After the independence of Mexico, public events were conducted inside the church: popular celebrations, election of the first mayor of Tequixquiac municipality in 1826, and a vote in 1851 to create the guard that protected the inhabitants, because the army could not protect the people from armed conflicts that were to emerge in the country.[10]

Religious service (wedding) at Santiago Apóstol parish, 1964

At the outbreak of the revolutionary movement of 1910, the church building was abandoned, the interior used as stables by the military, leading to looting and deterioration. In 1917 the Zapatista army recovered control of the town of Tequixquiac, under Otilio Montaño, and the inhabitants requested the opening of the church. This did not happen during the government of Plutarco Elias Calles, but in 1927 the Mexico State government and the bishopric acceded to the requests of the inhabitants and reopened the Santiago Apóstol Parish church.

In 1990, the 400th anniversary of the founding of Santiago Apóstol parish was celebrated with a party full of folklore and many baptisms, weddings, first communions and confirmations. The government of the State of Mexico and the municipal government helped support cultural events such as classical music, folk dance, theater, marches, and processions, as well as sporting events and traditional cuisine, with people invited from other Mexican states as well as from Spain, Italy and the United States.

21st century and present[edit]

December 16, 2006, parishioners made an official request for the removal of the pastor for officiating at religious services while intoxicated and for making sexual insinuations to women, at least 20 of whom gave written testimonies.[11]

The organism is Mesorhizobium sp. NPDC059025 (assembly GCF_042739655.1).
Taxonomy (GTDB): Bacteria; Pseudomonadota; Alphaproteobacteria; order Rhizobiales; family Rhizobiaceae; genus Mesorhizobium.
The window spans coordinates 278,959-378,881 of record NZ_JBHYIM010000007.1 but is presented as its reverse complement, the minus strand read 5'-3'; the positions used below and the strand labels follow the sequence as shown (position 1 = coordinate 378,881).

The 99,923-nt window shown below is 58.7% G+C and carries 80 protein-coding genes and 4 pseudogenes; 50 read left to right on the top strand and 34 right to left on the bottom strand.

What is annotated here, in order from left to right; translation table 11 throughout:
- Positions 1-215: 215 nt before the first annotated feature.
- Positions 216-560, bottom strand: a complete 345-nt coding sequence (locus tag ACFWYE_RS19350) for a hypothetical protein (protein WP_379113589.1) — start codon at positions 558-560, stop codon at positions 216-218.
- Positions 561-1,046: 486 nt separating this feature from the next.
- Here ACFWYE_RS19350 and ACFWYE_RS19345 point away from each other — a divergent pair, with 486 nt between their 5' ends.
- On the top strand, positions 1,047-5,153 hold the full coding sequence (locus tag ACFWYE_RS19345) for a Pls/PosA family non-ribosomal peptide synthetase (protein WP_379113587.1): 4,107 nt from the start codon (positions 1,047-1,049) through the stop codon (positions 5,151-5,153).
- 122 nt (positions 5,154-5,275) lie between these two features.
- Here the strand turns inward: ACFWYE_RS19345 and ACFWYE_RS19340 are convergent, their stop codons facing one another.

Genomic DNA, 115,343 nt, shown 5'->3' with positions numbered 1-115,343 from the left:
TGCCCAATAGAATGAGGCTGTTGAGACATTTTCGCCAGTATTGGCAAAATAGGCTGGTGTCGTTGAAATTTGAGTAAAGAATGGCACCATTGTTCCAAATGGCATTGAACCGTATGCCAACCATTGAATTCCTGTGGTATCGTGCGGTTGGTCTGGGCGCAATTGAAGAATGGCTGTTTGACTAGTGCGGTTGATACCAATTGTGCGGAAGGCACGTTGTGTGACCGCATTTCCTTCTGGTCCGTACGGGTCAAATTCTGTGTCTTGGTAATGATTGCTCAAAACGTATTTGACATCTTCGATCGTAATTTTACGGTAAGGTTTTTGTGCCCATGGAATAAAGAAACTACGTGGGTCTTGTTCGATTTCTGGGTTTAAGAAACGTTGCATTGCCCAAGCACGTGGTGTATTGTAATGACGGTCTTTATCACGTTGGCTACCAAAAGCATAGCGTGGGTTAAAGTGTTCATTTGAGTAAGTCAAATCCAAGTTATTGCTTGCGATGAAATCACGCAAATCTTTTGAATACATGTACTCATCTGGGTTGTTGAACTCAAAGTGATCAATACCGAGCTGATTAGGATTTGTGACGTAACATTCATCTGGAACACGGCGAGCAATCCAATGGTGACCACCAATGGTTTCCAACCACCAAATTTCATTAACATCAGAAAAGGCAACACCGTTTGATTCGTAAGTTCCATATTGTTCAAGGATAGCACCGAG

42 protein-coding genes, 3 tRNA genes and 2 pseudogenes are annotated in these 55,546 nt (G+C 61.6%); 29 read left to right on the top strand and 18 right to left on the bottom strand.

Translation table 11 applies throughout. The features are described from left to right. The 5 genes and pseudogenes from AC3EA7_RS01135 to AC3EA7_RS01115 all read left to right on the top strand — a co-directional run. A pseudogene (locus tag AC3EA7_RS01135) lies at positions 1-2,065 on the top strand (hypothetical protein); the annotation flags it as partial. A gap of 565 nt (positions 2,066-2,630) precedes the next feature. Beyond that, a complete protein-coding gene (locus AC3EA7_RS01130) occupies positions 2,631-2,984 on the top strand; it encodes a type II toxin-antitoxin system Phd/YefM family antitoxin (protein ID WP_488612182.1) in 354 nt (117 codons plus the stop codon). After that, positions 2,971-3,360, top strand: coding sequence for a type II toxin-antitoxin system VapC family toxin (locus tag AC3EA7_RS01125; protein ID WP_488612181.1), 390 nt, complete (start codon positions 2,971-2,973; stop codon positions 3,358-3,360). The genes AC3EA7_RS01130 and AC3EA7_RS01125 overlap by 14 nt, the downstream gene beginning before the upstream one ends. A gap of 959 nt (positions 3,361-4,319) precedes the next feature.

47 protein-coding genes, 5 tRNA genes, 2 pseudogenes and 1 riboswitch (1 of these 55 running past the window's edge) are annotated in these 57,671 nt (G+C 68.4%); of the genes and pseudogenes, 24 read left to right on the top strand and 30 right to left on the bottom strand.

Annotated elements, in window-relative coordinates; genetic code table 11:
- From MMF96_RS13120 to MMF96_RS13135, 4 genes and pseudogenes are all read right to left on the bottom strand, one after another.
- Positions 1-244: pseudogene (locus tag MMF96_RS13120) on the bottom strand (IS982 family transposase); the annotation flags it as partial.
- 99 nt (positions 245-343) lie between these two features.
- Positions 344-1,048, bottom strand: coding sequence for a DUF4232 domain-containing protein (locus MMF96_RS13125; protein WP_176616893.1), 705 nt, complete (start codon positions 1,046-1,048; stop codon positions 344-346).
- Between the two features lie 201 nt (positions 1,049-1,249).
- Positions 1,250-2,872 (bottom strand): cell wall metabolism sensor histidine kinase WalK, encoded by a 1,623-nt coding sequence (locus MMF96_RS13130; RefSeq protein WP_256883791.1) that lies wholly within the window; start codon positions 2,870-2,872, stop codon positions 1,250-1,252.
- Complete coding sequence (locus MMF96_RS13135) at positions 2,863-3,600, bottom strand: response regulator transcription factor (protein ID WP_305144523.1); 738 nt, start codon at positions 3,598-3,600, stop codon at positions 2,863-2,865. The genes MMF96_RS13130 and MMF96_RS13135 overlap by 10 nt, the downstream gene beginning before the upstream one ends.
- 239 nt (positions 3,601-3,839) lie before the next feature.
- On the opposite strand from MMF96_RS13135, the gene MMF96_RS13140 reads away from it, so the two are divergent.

Arts[edit]

Architecture[edit]

The walls are thick so that the church was a fortification in case of indigenous rebellions.

This church was constructed in various phases, with an indigenous workforce and the design under religious supervision. The architecture style is named tlaquitqui, because in some elements there are indigenous symbols and concepts.

The facade contains two doorways elaborately decorated in stonework, which includes indigenous symbolism. Both church and town are dedicated to the Apostle James.

This church has great counterforts to support the vault and dome in the form of a Latin cross; the walls are thick to serve as a fortification in case of indigenous rebellions. There is a strong Moorish influence both in the structure and tower, which has a similarity to forms of minarets of Islamic tower art.

The atrium was a large space encased in stone with a cross on top of it, and with Christian and indigenous symbols mixed on its walls. In each of its four corners there are wells and in the center there is an open space with Solomonic columns.

Interiors[edit]

Picture[edit]

Pictures of baroque.

The church contains Baroque masterpieces, pictures from the 16th and 17th centuries, with principal themes of St. Michael the Archangel, the Sacred Heart of Jesus, and of purgatory..

There are murals in the domes. In the sacristy dome is a depiction of La crucificción de Jesucristo (Jesus Christ's crucifixion); the dome symbolizes heaven, whence angels, cherubs and saints look on; the central image is Christ being taken down from the cross.

Dance[edit]

Contradanza de las Varas, a dance founded by Spaniards in 1652.

The Contradanza de las Varas is a traditional creole dance performed by male parishioners in town celebrations. It is based not on indigenous dances but from northern Spain, between Asturias and Galicia (Spain), on 25 July in honor of the apostle James. In 1652 it was introduced by settlers, as tribute to God, and years later in honor of the Lord of Chapel. The name of contradanza comes from the use of two rose sticks (rosa gallica) that have colored ribbons with figures that become the rhythm of the dance steps.[12][13]